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The only data from which one can estimate the percentage of aluminium absorbed from inhalation exposure is from exposures in the occupational environment. As the percentage of aluminium estimated to be absorbed during inhalation exposure is greater than from oral aluminium intake, it seems unlikely that absorption from the GI tract accounts for the absorption of all inhaled aluminium.


The absorption of aluminium from the lung can be estimated from a few studies of occupational aluminium exposure. Daily urinary aluminium excretion by 12 aluminium welders, whose lung aluminium burden may have been approaching a steady state, averaged 0.1 mg. Daily aluminium deposition into their lungs was estimated to be 4.2 mg. This would suggest absorption of ~ 2.4% of the aluminium (Sjögren et al., 1997). Results from workers exposed to ~ 0.2 to 0.5 mg soluble Al/m3 in the air (particle size not described) suggest ~ 2% absorption (Pierre et al., 1995). Fractional absorption was similar in the workers in a second study (Gitelman et al., 1995) who were exposed to a similar air aluminium concentration containing 25% respirable (< 10 μm diameter) aluminium. The estimate of26Al absorption from inhalation of26Al oxide particles which had a MMAD of 1.2 μm by two subjects was 1.9% (Priest, 2004).



The human whole body aluminium burden has been estimated to be 30 to 50 mg (ATSDR, 1999). One hr after ingestion of26Al citrate by one volunteer, 99% of the aluminium was in plasma (80% with transferrin (Tf) and 4% in a low molecular weight fraction) and the remaining 1% was in erythrocytes. The distribution of aluminium in blood taken 880 days after26Al citrate injection was 86% in plasma and 14% associated with erythrocytes (Day et al., 1994). The volume of distribution (Vd) of aluminium is initially consistent with the blood volume, and then increases with time. As bone is a major site of aluminium storage, prolonged urinary aluminium excretion may reflect a prolonged t1⁄2of aluminium in bone. A t1⁄2of 7 years was estimated in one human who had received an i.v. injection of26Al citrate 3.2 years earlier (Priest et al., 1995). An updated estimate in this individual, based on whole-body monitoring collected up to 3000 days after the injection, suggests the t1⁄2is ~ 50 years (Priest, 2004). This prolonged whole-body t1⁄2may largely reflect the t1⁄2of aluminium inbone.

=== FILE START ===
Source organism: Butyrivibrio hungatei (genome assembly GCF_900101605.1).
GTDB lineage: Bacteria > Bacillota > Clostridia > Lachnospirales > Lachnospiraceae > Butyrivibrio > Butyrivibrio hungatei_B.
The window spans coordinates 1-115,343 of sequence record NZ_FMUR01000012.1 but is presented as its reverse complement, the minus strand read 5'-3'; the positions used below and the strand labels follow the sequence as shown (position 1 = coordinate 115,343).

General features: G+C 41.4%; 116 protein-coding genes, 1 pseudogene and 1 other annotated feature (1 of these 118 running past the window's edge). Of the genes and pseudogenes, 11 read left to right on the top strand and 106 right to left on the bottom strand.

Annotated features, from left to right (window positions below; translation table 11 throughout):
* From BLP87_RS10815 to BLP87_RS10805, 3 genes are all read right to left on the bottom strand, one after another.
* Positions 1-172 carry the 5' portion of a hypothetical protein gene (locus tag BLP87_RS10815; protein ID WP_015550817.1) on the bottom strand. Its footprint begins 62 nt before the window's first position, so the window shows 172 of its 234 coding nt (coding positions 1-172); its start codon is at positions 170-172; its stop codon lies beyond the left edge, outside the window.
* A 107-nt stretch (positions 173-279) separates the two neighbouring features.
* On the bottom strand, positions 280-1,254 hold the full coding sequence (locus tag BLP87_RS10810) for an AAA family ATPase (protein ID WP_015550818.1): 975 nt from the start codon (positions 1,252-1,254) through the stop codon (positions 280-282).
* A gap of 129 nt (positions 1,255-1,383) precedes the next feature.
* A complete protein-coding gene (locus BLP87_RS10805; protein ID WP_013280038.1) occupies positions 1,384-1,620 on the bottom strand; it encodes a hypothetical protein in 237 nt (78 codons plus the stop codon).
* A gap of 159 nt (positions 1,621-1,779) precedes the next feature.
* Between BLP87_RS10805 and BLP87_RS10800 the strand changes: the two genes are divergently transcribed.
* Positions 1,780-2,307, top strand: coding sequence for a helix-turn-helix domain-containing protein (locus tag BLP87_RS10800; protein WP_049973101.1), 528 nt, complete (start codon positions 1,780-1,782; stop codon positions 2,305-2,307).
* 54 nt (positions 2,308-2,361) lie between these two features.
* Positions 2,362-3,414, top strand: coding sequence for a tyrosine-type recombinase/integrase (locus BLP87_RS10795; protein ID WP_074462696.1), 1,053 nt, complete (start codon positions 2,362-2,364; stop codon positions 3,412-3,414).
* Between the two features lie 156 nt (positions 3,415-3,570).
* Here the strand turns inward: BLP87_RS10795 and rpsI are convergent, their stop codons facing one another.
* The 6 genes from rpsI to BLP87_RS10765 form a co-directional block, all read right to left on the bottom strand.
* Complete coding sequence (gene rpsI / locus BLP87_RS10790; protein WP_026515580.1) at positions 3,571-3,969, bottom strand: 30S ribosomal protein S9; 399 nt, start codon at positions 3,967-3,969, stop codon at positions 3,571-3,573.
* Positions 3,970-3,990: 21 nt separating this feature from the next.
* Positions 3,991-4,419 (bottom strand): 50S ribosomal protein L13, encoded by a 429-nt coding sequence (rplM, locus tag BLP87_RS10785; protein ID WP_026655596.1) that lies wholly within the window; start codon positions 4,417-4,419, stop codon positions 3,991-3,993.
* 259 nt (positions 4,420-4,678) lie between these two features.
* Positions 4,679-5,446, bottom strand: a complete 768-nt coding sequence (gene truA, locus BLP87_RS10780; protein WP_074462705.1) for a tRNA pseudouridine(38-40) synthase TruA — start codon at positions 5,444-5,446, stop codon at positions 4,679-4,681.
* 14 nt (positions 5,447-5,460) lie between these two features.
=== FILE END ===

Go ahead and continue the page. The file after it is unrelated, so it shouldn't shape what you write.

The t1⁄2of aluminium elimination positively correlated with the duration of exposure (Ljunggren et al., 1991). Elimination t1⁄2s of hours, weeks and years were seen after termination of short-term inhalation exposure, < 1 year exposure and upon retirement, respectively (Ljunggren et al., 1991). These results are consistent with more than one compartment of aluminium storage. This kinetic behaviour might result from retention of aluminium in a depot from which it is slowly eliminated. This depot is probably bone which stores ~ 58% of the human aluminium body burden. Multiple phases of elimination were seen in a study in which one human received i.v.26Al citrate suggesting multiple compartments of aluminium distribution. About 85 to 90% of the aluminium was eliminated in < 24 h. Four percent of the injected26Al remained after 3.2 years (Priest et al., 1995) and ~ 2% after 9.2 years (Priest, 2004). Calculations based on results up to 14 years after the injection suggested at least three components of the aluminium elimination with t1⁄2of 1.4, 40 and 1727 days, and a retention t1⁄2of ~ 50 years (Priest, 2004). This unusual kinetic behaviour might result from retention of an aluminium species other than that administered, creating a depot, probably in bone, from which the aluminium is slowly eliminated.